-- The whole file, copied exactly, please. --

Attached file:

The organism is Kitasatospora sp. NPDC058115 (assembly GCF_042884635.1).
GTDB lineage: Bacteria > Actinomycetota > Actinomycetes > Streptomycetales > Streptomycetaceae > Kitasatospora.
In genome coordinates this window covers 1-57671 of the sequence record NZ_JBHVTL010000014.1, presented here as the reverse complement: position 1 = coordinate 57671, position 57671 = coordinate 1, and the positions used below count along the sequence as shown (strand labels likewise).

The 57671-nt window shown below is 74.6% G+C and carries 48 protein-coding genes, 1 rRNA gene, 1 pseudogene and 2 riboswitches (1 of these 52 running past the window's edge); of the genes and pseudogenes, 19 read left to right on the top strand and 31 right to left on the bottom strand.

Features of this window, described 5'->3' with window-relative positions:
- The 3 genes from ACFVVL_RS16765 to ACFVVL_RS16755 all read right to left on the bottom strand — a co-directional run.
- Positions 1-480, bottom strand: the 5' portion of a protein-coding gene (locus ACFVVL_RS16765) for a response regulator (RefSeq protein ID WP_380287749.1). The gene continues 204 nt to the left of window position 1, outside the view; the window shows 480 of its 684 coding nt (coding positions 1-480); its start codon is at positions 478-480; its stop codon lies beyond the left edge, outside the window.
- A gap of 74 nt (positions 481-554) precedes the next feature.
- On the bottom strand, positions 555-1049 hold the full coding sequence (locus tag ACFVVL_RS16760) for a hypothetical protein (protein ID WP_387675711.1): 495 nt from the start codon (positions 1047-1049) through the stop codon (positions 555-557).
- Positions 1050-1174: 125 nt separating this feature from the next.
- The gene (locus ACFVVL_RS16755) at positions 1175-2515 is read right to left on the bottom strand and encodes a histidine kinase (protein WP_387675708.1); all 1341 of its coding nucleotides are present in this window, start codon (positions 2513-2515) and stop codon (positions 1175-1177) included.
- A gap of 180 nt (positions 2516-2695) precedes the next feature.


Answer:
The organism is Kitasatospora sp. NPDC058115 (assembly GCF_042884635.1).
GTDB lineage: Bacteria > Actinomycetota > Actinomycetes > Streptomycetales > Streptomycetaceae > Kitasatospora.
In genome coordinates this window covers 1-57671 of the sequence record NZ_JBHVTL010000014.1, presented here as the reverse complement: position 1 = coordinate 57671, position 57671 = coordinate 1, and the positions used below count along the sequence as shown (strand labels likewise).

The 57671-nt window shown below is 74.6% G+C and carries 48 protein-coding genes, 1 rRNA gene, 1 pseudogene and 2 riboswitches (1 of these 52 running past the window's edge); of the genes and pseudogenes, 19 read left to right on the top strand and 31 right to left on the bottom strand.

Features of this window, described 5'->3' with window-relative positions:
- The 3 genes from ACFVVL_RS16765 to ACFVVL_RS16755 all read right to left on the bottom strand — a co-directional run.
- Positions 1-480, bottom strand: the 5' portion of a protein-coding gene (locus ACFVVL_RS16765) for a response regulator (RefSeq protein ID WP_380287749.1). The gene continues 204 nt to the left of window position 1, outside the view; the window shows 480 of its 684 coding nt (coding positions 1-480); its start codon is at positions 478-480; its stop codon lies beyond the left edge, outside the window.
- A gap of 74 nt (positions 481-554) precedes the next feature.
- On the bottom strand, positions 555-1049 hold the full coding sequence (locus tag ACFVVL_RS16760) for a hypothetical protein (protein ID WP_387675711.1): 495 nt from the start codon (positions 1047-1049) through the stop codon (positions 555-557).
- Positions 1050-1174: 125 nt separating this feature from the next.
- The gene (locus ACFVVL_RS16755) at positions 1175-2515 is read right to left on the bottom strand and encodes a histidine kinase (protein WP_387675708.1); all 1341 of its coding nucleotides are present in this window, start codon (positions 2513-2515) and stop codon (positions 1175-1177) included.
- A gap of 180 nt (positions 2516-2695) precedes the next feature.